The Internal Revenue Service put the tri-state area on notice: The charitable workarounds New York, New Jersey and Connecticut approved following the new federal cap on deductions for state and local taxes aren’t acceptable to the federal government.
Taxpayers who itemize will only be eligible for a federal deduction that’s a small fraction of their charitable donations for property tax payments, according to proposed regulations issued by the Treasury Department on Thursday. The charitable contribution strategies in high-tax states were created so taxpayers would be able to write off the full donation amount from their federal taxes.
President Donald Trump’s tax overhaul created a $10,000 limit for state and local tax deductions, a pittance for Northeastern states that have high property taxes. Democratic governors in those states have battled the Republican law’s cap, saying they’re being unfairly targeted.
“The IRS is hastily proposing politically motivated regulations to further the agenda of the Trump administration and block reforms that deliver relief to New York taxpayers,” New York Governor Andrew Cuomo said in a statement. “Make no mistake: we will use every tool at our disposal, including litigation, to fight back.”
The Treasury regulations say taxpayers can receive a federal tax write-off equal to the difference between the state tax credits they get and their charitable donations. That means a New Jersey taxpayer who makes a $30,000 charitable donation to pay property taxes and receives a $27,000 state tax credit would only be able to write off $3,000 on a federal tax bill.
“Congress limited the deduction for state and local taxes that predominantly benefited high-income earners to help pay for major tax cuts for American families,” Treasury Secretary Steven Mnuchin said in a statement. “The proposed rule will uphold that limitation by preventing attempts to convert tax payments into charitable contributions.”
Earlier this year, Cuomo and New Jersey Governor Phil Murphy signed legislation allowing local governments to set up charitable organizations to accept property tax payments. In turn, homeowners receive credits for those donations to offset federal taxable income.
Read more about how SALT cap haters find moving isn’t that easy
New Jersey gives taxpayers a 90 percent state tax credit for donations made to local municipalities, counties and school districts. Under the IRS proposal, only 10 percent of the donation amount would now be eligible for a federal tax break. New York provides an 85 percent state credit.
Connecticut approved similar legislation and one of three California bills to allow taxpayers to make charitable contributions has advanced through its first Assembly committee.
The Treasury rules provide some leeway for states that provide credits of 15 percent or less of the donation amount. In those cases, taxpayers can deduct the full charitable contribution on their federal taxes.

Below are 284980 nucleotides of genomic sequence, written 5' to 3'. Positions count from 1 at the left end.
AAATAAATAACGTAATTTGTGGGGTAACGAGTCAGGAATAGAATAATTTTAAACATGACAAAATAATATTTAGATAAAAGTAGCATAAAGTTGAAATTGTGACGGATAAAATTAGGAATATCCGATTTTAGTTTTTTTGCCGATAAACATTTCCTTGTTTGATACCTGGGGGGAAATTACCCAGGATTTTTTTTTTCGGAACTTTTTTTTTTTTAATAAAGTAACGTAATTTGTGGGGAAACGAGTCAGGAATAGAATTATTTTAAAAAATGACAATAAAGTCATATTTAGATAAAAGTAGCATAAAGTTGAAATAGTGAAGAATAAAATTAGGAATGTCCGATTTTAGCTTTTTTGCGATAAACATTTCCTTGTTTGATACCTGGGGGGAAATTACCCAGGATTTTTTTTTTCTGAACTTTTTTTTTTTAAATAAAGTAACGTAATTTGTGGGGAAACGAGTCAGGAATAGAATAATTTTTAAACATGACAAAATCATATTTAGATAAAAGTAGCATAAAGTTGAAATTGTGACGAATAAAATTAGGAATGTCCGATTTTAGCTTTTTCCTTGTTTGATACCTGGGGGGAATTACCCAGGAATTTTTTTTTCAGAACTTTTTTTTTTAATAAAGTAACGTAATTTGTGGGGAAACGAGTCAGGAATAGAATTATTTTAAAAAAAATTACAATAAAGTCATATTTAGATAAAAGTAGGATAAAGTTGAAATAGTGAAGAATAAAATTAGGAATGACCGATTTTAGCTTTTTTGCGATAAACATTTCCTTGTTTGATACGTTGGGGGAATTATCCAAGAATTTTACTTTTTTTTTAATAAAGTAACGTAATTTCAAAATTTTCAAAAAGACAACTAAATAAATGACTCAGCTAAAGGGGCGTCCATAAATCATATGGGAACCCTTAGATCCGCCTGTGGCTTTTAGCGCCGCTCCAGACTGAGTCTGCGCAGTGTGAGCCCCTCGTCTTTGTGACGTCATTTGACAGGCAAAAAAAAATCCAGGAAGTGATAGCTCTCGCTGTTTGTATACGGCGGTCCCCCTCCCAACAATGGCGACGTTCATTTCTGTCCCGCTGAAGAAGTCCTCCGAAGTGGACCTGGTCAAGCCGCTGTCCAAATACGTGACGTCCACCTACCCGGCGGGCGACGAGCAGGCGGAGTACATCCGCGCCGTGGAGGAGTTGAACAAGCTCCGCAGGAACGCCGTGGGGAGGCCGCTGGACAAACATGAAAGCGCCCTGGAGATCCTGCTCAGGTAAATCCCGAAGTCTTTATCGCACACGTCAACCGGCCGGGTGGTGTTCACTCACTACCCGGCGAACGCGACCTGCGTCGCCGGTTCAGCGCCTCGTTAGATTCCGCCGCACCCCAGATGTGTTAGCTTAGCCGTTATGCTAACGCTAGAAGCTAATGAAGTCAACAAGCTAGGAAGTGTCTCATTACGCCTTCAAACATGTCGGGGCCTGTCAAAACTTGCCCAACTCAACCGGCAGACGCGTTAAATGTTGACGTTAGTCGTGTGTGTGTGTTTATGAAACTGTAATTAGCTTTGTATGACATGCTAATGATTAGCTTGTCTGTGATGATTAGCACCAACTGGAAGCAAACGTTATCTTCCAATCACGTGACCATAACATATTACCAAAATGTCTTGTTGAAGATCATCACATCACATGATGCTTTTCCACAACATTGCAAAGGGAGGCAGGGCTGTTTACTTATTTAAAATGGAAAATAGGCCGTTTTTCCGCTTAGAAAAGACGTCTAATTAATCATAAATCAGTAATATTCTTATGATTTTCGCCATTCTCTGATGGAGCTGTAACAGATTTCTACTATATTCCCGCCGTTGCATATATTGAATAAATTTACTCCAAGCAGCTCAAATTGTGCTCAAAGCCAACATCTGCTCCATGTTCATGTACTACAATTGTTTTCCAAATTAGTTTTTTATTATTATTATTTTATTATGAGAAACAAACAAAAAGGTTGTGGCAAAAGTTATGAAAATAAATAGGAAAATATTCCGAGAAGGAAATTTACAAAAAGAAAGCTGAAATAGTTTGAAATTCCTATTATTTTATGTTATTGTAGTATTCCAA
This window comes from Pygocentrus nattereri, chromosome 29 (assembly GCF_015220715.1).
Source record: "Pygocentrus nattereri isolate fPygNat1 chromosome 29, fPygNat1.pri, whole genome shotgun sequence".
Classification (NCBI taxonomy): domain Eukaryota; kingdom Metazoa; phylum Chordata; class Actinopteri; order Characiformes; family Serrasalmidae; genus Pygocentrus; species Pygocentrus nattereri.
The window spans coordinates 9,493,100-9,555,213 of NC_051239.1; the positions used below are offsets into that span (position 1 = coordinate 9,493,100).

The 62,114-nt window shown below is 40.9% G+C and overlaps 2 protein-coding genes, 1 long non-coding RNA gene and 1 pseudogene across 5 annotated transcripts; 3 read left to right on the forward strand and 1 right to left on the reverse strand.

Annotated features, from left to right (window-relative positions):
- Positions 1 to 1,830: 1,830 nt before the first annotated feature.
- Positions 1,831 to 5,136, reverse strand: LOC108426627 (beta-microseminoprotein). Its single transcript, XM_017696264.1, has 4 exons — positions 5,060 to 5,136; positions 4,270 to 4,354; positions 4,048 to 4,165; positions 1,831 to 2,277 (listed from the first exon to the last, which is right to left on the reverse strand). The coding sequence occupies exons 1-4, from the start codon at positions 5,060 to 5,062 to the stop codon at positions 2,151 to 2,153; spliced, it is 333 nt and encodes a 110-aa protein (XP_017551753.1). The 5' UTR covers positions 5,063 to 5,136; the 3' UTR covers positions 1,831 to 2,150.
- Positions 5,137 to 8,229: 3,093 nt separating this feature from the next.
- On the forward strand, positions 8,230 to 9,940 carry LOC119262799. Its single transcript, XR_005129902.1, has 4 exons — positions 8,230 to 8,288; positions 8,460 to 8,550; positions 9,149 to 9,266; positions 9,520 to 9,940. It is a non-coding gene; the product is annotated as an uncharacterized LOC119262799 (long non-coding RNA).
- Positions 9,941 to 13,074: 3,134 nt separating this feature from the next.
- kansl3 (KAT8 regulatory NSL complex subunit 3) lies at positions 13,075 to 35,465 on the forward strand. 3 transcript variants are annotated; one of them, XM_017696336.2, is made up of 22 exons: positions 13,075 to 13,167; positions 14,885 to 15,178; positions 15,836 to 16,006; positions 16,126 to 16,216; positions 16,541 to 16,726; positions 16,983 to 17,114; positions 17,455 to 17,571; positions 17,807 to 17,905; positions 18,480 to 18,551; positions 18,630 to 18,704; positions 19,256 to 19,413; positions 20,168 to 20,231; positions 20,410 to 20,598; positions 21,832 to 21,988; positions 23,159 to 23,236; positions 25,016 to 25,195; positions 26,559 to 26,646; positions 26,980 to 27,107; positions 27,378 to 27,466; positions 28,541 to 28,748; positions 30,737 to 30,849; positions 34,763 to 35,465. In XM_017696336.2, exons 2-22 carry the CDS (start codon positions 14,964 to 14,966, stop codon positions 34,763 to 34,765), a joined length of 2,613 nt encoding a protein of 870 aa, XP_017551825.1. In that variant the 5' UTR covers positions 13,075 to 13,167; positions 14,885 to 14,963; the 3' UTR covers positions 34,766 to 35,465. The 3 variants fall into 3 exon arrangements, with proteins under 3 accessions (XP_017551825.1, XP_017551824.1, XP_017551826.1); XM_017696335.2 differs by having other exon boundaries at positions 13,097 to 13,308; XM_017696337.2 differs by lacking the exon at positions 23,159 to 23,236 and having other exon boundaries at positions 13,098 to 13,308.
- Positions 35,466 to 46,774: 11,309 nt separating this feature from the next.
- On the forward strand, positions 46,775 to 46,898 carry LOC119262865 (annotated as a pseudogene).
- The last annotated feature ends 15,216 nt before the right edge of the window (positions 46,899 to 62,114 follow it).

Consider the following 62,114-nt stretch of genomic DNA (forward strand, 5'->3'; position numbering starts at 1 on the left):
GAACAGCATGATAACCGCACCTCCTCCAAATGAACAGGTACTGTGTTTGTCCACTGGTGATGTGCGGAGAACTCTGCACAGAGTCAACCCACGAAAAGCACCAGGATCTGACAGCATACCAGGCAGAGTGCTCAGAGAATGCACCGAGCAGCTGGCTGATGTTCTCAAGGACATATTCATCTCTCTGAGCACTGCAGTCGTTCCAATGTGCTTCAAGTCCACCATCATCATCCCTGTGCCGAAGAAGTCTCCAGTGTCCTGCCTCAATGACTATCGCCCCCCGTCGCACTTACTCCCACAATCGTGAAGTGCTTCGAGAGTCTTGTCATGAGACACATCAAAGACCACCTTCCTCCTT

Municipalities had been awaiting IRS guidance before creating the charitable funds. The IRS had warned taxpayers in May to proceed with caution after the states approved the maneuvers involving charitable organizations to circumvent the new federal limits. The rules released Thursday are likely to be contested by those states.
“I have no doubt this is going to get challenged,” Stu Gibson, a tax litigator with law firm Schiff Hardin, said before the regulations were released. “State legislatures are being very creative in how they approach this.”
School Voucher Programs
Cuomo is also spearheading a lawsuit by four states to have the so-called SALT cap struck down. He’s said the state is “ready to fight if the IRS takes hasty and politically motivated action” against New York’s efforts to avoid the deduction cap.
New York, New Jersey, Connecticut and Maryland sued the Trump administration in July saying the new cap unfairly targets them. The states claim the tax law overturned more than 150 years of precedent. The state and local tax deduction is essential to prevent federal tax powers from interfering with constitutionally guaranteed state rights, according to the lawsuit. Legal experts have said the suit has little chance of success.
Treasury faced a complex task in creating regulations that block the new SALT workaround proposals while taking into account existing programs in states such as Georgia and Alabama that give donors credits for making contributions to hospitals and schools. More than 30 states have programs that give taxpayers breaks for charitable donations.
Under the Treasury proposal, school voucher programs will largely be unaffected because the donations aren’t made in lieu of tax payments and are considered legitimate charitable contributions. The government hasn’t sought to regulate those programs because they don’t affect how much tax revenue the IRS collects, a Treasury official said in a phone call with reporters.
“We appreciate the value of state tax credit programs, particularly school choice initiatives,” Mnuchin said in the statement. “We believe the proposed rule will have no impact on federal tax benefits for donations to school choice programs for about 99 percent of taxpayers compared to prior law.”
Regulations that distinguish the SALT credit programs from tax credit arrangements used to fund education vouchers could put Treasury in a tricky political spot for seemingly preferring red states over blue states, said Glenn Newman, a former president of the New York City Tax Commission.
“In theory, the tax law should be the tax law across the board,” Newman, now a shareholder at law firm Greenberg Traurig, said in an interview prior to the proposal’s release.